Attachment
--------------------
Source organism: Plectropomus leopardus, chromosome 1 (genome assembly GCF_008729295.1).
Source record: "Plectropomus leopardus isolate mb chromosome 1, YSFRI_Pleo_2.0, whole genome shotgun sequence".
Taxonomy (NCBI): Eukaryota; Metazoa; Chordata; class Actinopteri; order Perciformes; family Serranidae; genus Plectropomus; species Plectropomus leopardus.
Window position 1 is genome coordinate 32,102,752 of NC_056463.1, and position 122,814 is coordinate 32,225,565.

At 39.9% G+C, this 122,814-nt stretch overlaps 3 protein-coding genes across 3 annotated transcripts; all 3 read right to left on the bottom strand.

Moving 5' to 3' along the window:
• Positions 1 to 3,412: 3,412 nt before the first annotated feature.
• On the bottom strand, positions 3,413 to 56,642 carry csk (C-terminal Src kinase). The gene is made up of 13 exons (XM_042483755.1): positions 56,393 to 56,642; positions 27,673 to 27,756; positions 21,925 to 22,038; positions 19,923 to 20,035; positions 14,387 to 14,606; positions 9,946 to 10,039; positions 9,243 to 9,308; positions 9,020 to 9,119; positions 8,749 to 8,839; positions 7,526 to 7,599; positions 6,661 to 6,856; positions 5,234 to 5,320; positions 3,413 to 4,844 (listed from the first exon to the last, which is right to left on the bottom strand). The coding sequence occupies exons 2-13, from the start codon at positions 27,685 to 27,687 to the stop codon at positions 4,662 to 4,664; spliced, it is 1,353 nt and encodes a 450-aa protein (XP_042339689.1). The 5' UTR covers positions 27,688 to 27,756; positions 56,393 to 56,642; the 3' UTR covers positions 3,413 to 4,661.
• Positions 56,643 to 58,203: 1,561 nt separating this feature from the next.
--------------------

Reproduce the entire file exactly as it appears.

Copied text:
Source organism: Plectropomus leopardus, chromosome 1 (genome assembly GCF_008729295.1).
Source record: "Plectropomus leopardus isolate mb chromosome 1, YSFRI_Pleo_2.0, whole genome shotgun sequence".
Taxonomy (NCBI): Eukaryota; Metazoa; Chordata; class Actinopteri; order Perciformes; family Serranidae; genus Plectropomus; species Plectropomus leopardus.
Window position 1 is genome coordinate 32,102,752 of NC_056463.1, and position 122,814 is coordinate 32,225,565.

At 39.9% G+C, this 122,814-nt stretch overlaps 3 protein-coding genes across 3 annotated transcripts; all 3 read right to left on the bottom strand.

Moving 5' to 3' along the window:
• Positions 1 to 3,412: 3,412 nt before the first annotated feature.
• On the bottom strand, positions 3,413 to 56,642 carry csk (C-terminal Src kinase). The gene is made up of 13 exons (XM_042483755.1): positions 56,393 to 56,642; positions 27,673 to 27,756; positions 21,925 to 22,038; positions 19,923 to 20,035; positions 14,387 to 14,606; positions 9,946 to 10,039; positions 9,243 to 9,308; positions 9,020 to 9,119; positions 8,749 to 8,839; positions 7,526 to 7,599; positions 6,661 to 6,856; positions 5,234 to 5,320; positions 3,413 to 4,844 (listed from the first exon to the last, which is right to left on the bottom strand). The coding sequence occupies exons 2-13, from the start codon at positions 27,685 to 27,687 to the stop codon at positions 4,662 to 4,664; spliced, it is 1,353 nt and encodes a 450-aa protein (XP_042339689.1). The 5' UTR covers positions 27,688 to 27,756; positions 56,393 to 56,642; the 3' UTR covers positions 3,413 to 4,661.
• Positions 56,643 to 58,203: 1,561 nt separating this feature from the next.